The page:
Wednesday, October 31, 2007

Halloween memories

David Seaton's News Links
For an expatriate, perhaps more than for others, his true "fatherland" is his childhood. Halloween, like Thanksgiving or Christmas, tugs on many memory strings.

The best Halloween I ever remember was in the tiny west central Illinois town where my grandmother was born and raised. I spent a lot of summers there, but I was only there that once at the end of October... I can't remember why. I was about ten or eleven at the time.

My small town friends were much more fun for devilment than my little city friends. Country boys know how to rig things and build things and shoot and all kinds of things that city and especially suburban kids would never dream of. In Evanston it was all "treat" and no "trick", but in my granny's hometown, the practical jokes were pretty fierce. I remember two tricks played on unfriendly adults that night that will give you an idea of what I'm talking about.

The first house had a big, heavy front door, which opened inwards -- that was the key to the trick -- we took a garbage can and filled it with water... it took about ten of us little fiends to carry it silently up on the victim's porch and lean it against the door, ring the doorbell and run like hell to hide in the bushes. What exquisite pleasure to hear the victim's footsteps approaching the door, to hear the door being unbolted, to hear the can fall, to hear the scream as all the water poured into his house, to hear all the swear words following us as we ran off.

The second trick was just as cute. It involved a piece of aluminum foil, a large soft and malodorous canine excrement and a can of lighter fluid. The contributing dog was a cross between a great dane and a mac truck, just to give you some idea of what I'm talking about here.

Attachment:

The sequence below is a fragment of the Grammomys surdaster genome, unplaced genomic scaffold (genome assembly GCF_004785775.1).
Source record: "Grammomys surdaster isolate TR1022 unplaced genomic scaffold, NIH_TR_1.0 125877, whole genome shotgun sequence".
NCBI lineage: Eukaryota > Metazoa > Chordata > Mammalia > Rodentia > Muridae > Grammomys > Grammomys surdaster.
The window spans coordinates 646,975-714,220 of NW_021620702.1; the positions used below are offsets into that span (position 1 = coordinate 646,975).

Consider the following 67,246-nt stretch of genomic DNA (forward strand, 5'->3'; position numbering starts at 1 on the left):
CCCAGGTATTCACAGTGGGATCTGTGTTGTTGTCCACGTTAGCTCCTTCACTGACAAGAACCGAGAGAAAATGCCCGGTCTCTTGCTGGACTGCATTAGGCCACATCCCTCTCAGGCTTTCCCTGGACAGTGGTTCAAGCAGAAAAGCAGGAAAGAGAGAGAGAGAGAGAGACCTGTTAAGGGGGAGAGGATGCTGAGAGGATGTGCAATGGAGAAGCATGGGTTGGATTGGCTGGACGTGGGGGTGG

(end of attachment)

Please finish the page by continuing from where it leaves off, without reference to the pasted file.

First the megaturd was placed on the aluminum foil and generously soaked with lighter fluid. Then, the most intrepid of us sneaked Indian fashion onto the victim's front porch and unscrewed the porch light, plunging the whole area into total darkness and then, with great caution, the foil package was placed in front of the door and the bell rung.

As the victim's steps were heard approaching the door, a match was lit and as the door was being opened, the match was thrown onto the lighter fluid soaked "treat".

The flame flared up about three or four feet in the air.

Naturally the victim seeing his porch ablaze promptly stomped out the fire and was left standing alone in the dark wondering what it was that smelled so bad and why the raucous laughter of horrid little boys was fading off into the night.

They the say the boy is father to the man. I hope it's true.

Happy Halloween! DS

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